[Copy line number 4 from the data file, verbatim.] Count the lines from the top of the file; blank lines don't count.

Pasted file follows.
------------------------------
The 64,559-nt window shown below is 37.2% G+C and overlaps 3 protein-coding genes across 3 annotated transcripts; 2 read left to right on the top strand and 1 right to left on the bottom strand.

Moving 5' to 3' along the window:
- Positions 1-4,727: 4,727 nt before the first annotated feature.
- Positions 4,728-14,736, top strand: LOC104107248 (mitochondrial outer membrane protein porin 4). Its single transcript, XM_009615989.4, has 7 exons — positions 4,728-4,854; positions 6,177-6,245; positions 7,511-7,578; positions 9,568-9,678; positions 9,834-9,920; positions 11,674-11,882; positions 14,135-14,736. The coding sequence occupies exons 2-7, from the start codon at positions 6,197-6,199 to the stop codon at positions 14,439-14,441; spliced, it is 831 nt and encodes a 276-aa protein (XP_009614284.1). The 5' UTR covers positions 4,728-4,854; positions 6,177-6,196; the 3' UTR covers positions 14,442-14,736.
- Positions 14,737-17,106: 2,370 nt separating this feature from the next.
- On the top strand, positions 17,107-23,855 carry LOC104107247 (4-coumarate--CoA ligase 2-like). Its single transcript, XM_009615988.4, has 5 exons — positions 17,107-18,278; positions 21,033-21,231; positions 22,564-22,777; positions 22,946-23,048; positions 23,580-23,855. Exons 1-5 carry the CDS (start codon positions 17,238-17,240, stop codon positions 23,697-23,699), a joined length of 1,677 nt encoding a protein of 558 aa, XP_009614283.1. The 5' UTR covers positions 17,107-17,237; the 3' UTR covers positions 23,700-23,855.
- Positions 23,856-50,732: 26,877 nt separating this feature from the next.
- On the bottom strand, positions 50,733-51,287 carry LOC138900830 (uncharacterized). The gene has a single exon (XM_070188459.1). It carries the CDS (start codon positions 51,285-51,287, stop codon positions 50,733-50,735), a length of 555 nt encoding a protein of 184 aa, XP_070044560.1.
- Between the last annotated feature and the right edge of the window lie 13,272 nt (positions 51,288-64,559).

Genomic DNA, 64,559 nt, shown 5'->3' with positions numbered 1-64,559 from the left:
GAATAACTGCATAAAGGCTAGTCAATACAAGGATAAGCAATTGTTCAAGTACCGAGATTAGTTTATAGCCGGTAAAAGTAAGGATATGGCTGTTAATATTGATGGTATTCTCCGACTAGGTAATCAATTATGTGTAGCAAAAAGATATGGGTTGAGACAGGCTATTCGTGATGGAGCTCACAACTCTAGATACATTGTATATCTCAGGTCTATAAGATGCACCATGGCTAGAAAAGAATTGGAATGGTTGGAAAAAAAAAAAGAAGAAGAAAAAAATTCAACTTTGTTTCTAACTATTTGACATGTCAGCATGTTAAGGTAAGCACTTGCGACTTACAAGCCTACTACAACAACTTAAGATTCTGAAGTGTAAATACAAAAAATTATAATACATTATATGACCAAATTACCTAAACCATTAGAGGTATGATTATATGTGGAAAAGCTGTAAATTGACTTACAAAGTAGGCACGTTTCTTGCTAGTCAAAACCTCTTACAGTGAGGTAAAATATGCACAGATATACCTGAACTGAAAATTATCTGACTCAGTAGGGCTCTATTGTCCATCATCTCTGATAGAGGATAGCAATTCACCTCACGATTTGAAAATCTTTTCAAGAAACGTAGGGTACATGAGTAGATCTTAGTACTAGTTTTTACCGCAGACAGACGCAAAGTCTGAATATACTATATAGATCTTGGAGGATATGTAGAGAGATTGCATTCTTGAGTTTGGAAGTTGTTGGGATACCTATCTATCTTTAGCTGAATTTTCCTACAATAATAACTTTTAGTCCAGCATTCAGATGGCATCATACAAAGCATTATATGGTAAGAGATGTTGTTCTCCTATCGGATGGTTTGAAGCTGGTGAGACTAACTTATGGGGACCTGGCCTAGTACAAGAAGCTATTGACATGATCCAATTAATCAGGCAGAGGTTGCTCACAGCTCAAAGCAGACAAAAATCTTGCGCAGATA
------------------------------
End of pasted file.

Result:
- Positions 4,728-14,736, top strand: LOC104107248 (mitochondrial outer membrane protein porin 4). Its single transcript, XM_009615989.4, has 7 exons — positions 4,728-4,854; positions 6,177-6,245; positions 7,511-7,578; positions 9,568-9,678; positions 9,834-9,920; positions 11,674-11,882; positions 14,135-14,736. The coding sequence occupies exons 2-7, from the start codon at positions 6,197-6,199 to the stop codon at positions 14,439-14,441; spliced, it is 831 nt and encodes a 276-aa protein (XP_009614284.1). The 5' UTR covers positions 4,728-4,854; positions 6,177-6,196; the 3' UTR covers positions 14,442-14,736.